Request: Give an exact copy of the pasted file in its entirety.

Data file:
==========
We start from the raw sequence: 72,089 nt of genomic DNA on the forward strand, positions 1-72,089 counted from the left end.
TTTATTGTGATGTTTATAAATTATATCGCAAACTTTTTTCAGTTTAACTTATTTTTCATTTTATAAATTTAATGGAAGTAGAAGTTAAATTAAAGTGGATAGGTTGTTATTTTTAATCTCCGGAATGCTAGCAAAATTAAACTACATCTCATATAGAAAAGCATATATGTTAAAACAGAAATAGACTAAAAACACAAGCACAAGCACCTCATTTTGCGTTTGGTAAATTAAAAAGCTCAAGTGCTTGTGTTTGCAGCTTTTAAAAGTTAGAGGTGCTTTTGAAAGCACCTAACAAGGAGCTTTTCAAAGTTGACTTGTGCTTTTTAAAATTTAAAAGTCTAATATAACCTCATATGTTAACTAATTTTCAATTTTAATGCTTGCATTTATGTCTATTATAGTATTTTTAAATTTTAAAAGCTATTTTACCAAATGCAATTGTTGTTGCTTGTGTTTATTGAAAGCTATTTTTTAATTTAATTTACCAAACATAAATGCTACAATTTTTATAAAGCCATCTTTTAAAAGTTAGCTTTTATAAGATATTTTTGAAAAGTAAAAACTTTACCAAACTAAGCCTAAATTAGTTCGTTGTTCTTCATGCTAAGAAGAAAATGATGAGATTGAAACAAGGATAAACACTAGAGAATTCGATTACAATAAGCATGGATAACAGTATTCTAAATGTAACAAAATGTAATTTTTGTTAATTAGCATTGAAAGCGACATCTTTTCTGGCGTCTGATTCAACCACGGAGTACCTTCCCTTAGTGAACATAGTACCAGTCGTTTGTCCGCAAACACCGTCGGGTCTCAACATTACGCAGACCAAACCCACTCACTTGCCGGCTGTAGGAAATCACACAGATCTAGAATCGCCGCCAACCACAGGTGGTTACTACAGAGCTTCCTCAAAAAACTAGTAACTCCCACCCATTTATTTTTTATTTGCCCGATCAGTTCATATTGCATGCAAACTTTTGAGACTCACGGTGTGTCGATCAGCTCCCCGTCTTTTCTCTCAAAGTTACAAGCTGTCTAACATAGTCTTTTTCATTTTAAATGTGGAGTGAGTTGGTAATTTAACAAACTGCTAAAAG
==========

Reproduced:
We start from the raw sequence: 72,089 nt of genomic DNA on the forward strand, positions 1-72,089 counted from the left end.
TTTATTGTGATGTTTATAAATTATATCGCAAACTTTTTTCAGTTTAACTTATTTTTCATTTTATAAATTTAATGGAAGTAGAAGTTAAATTAAAGTGGATAGGTTGTTATTTTTAATCTCCGGAATGCTAGCAAAATTAAACTACATCTCATATAGAAAAGCATATATGTTAAAACAGAAATAGACTAAAAACACAAGCACAAGCACCTCATTTTGCGTTTGGTAAATTAAAAAGCTCAAGTGCTTGTGTTTGCAGCTTTTAAAAGTTAGAGGTGCTTTTGAAAGCACCTAACAAGGAGCTTTTCAAAGTTGACTTGTGCTTTTTAAAATTTAAAAGTCTAATATAACCTCATATGTTAACTAATTTTCAATTTTAATGCTTGCATTTATGTCTATTATAGTATTTTTAAATTTTAAAAGCTATTTTACCAAATGCAATTGTTGTTGCTTGTGTTTATTGAAAGCTATTTTTTAATTTAATTTACCAAACATAAATGCTACAATTTTTATAAAGCCATCTTTTAAAAGTTAGCTTTTATAAGATATTTTTGAAAAGTAAAAACTTTACCAAACTAAGCCTAAATTAGTTCGTTGTTCTTCATGCTAAGAAGAAAATGATGAGATTGAAACAAGGATAAACACTAGAGAATTCGATTACAATAAGCATGGATAACAGTATTCTAAATGTAACAAAATGTAATTTTTGTTAATTAGCATTGAAAGCGACATCTTTTCTGGCGTCTGATTCAACCACGGAGTACCTTCCCTTAGTGAACATAGTACCAGTCGTTTGTCCGCAAACACCGTCGGGTCTCAACATTACGCAGACCAAACCCACTCACTTGCCGGCTGTAGGAAATCACACAGATCTAGAATCGCCGCCAACCACAGGTGGTTACTACAGAGCTTCCTCAAAAAACTAGTAACTCCCACCCATTTATTTTTTATTTGCCCGATCAGTTCATATTGCATGCAAACTTTTGAGACTCACGGTGTGTCGATCAGCTCCCCGTCTTTTCTCTCAAAGTTACAAGCTGTCTAACATAGTCTTTTTCATTTTAAATGTGGAGTGAGTTGGTAATTTAACAAACTGCTAAAAG